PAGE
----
INTRO :


"Heavy Ponton Bridge"

There are three levels of military units: Combat, Combat Service, and Combat Service Support. Combat is Armor, Infantry, Artillery, those whose job is to fight. Combat service is those who directly service combat units: Medical, Engineers, Military Police, ect. Combat service support are the logistics train that keeps the machine running. A survey after WWII showed it took 20 men to keep one combat soldier in operation. Engineer Bns in WWII were in classed in groups of Combat Engineers, Construction Engineers, Bridge Building Units, Heavy Construction, and Facilities Engineers. Combat Engineers served directly with Infantry & Armor Units as an integral part, generally one Battalion per Division. They put in and took out minefields, built and cleared obstacles, blew bridges, direct combat utilization. Construction Engineers built roads, housing, provide water, ect. Bridge units build Bailey Bridges (pre assembled parts), pontoon (floating) bridges, and timber trestle, all while under direct fire. Facilities Engineers basically rebuild town essential functions such as power, water, ect. The Engineers stopped the German advance by blowing essential bridges at the Battle of the Bulge, they kept the Bridge at Remagen up long enough for essential units to develop a bridgehead. If the infantry/armor units come to a place where they cannot proceed, they immediately call on the engineers.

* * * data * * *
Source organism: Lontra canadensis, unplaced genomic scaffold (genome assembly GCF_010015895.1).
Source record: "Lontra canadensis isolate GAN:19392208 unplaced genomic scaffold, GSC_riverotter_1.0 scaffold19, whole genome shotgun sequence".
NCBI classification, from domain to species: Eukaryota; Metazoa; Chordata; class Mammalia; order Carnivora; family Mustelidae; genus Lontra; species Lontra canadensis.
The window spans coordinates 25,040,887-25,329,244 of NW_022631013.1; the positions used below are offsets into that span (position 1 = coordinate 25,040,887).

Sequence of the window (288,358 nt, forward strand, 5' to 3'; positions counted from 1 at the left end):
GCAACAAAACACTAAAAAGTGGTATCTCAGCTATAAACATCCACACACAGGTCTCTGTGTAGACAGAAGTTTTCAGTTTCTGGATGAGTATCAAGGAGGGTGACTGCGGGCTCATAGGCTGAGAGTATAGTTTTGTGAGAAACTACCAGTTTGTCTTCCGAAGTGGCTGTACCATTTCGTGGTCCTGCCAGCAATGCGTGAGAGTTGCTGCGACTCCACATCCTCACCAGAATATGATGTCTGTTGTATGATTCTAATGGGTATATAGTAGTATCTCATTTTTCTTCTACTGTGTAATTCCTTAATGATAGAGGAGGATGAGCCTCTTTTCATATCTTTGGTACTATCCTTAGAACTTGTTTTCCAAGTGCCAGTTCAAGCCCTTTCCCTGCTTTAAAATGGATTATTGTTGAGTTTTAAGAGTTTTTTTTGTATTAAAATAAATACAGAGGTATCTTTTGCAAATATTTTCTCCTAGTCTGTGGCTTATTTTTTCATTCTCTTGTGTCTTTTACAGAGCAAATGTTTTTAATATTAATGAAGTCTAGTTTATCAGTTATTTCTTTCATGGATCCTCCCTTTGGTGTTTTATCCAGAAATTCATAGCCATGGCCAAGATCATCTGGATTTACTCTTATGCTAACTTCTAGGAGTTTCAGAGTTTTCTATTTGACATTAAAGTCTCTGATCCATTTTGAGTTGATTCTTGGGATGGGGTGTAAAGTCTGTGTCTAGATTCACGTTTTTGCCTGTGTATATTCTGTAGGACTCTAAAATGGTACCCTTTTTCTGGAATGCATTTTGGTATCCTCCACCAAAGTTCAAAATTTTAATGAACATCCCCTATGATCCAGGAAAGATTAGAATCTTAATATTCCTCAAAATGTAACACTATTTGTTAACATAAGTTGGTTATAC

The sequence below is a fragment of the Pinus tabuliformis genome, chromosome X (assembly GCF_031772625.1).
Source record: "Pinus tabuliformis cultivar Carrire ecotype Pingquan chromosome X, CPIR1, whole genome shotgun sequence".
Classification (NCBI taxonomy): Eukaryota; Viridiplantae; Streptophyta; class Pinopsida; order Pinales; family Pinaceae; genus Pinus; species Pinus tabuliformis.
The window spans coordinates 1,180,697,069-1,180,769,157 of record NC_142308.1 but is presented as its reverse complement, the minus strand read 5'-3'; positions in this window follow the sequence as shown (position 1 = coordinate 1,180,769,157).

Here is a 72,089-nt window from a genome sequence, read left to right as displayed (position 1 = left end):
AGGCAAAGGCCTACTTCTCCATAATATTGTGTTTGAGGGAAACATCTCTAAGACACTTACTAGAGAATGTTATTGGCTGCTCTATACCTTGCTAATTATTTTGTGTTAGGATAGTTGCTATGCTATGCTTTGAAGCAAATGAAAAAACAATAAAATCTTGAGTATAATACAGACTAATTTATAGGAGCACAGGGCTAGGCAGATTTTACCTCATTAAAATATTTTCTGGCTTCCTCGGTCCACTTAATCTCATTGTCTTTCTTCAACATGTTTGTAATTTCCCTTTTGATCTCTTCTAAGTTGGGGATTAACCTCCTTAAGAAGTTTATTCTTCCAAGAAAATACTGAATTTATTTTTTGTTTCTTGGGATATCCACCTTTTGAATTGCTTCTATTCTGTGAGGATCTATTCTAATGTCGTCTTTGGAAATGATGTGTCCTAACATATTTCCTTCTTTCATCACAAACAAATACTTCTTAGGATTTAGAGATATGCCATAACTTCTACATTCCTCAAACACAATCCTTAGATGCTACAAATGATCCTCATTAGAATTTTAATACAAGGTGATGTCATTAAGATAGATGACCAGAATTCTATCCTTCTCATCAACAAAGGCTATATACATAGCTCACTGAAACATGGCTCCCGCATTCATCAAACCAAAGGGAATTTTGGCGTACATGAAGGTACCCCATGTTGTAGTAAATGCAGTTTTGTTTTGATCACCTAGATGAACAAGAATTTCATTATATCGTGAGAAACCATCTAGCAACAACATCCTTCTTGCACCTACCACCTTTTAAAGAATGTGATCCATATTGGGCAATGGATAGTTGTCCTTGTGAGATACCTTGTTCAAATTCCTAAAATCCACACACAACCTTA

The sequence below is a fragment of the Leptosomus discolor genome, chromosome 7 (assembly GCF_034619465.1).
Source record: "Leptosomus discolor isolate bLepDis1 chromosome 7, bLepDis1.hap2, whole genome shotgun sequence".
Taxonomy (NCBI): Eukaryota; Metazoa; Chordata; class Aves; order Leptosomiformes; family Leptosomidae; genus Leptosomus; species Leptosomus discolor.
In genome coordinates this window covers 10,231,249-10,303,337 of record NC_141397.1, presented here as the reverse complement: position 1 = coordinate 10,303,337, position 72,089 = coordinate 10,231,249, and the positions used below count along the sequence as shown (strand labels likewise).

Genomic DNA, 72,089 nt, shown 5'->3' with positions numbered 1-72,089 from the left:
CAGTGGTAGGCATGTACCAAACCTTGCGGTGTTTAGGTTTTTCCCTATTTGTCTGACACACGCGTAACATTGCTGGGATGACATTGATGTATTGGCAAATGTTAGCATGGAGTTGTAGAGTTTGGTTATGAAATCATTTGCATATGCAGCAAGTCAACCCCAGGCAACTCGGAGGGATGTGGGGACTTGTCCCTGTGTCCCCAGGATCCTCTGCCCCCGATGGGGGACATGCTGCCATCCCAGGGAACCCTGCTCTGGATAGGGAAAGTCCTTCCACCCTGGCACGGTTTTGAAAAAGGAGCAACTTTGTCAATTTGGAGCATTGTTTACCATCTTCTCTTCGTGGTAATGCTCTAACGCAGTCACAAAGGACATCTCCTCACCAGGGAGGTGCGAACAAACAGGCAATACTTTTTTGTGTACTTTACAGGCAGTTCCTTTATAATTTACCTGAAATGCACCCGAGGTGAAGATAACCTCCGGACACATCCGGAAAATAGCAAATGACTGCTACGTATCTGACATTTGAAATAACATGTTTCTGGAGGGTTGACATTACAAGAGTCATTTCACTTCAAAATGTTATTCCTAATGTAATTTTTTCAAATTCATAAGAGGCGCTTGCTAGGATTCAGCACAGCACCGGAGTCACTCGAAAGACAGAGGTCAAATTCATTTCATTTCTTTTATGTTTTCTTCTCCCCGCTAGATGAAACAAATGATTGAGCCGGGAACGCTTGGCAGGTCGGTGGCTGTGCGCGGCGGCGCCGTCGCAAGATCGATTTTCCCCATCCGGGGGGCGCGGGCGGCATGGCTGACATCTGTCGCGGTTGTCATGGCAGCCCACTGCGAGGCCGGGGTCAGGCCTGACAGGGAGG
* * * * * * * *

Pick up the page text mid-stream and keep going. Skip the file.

180TH ENGINEER HEAVY PONTON BATTALION

MOTTO : « IT SHALL BE CROSSED »


HISTORY:

 

17 February 1942, 180th Engineer Heavy Ponton Battalion was redesignated from the Second battalion 103rd Engineers.  During the period from redesignation to departure from the United States, 11 February 1944, the Battalion trained for its primary mission at Plattsburg Barracks, New York and Camp Maxey, Texas.  The Battalion participated in the Louisiana Maneuvers in February and March 1943. The Unit departed from the New York Port of Embarkation on 11 February 1944 on the Duchess of Bedford bound for England.  It docked at Greenock, Scotland on 22 February 1944.  During the time in England from 24 February 1944 to 20 July 1944, the Battalion was stationed at Congleton, Cheshire, assigned to the Third U.S. Army and trained at Chester, England on the River Dee in the construction of the floating Bailey Bridge, Fixed Bailey Bridge and the Heavy Ponton Bridge.


"Bailey Bridge"

CHRONOLOGY ETO :

 

The Battalion landed on Utah Beach, France on 22 July 1944 Assembled and prepared for future operations.From 24 July 1944 to 14 September 1944 the Battalion was utilized by Third Army to haul and move Engineer Supplies and equipment needed during the rapid advance across France.

  

16 September 1944

Company B built Heavy Ponton Bridge at Pagny, France over the Moselle River. Length of Bridge 200 feet.

20 September 1944

Company A built Fixed Bailey Bridge at Thiaucourt, France.

1-5 October 1944

Company B built two fixed bridges at Auboue, France.

 

5-13 November 1944

Storm Boats of H&S Company and outboard Motor Operators from A and B Companies participated in assault crossings and ferrying operations on the Moselle River at Uckange, Malling and Cattenom, France.

14-15 November 1944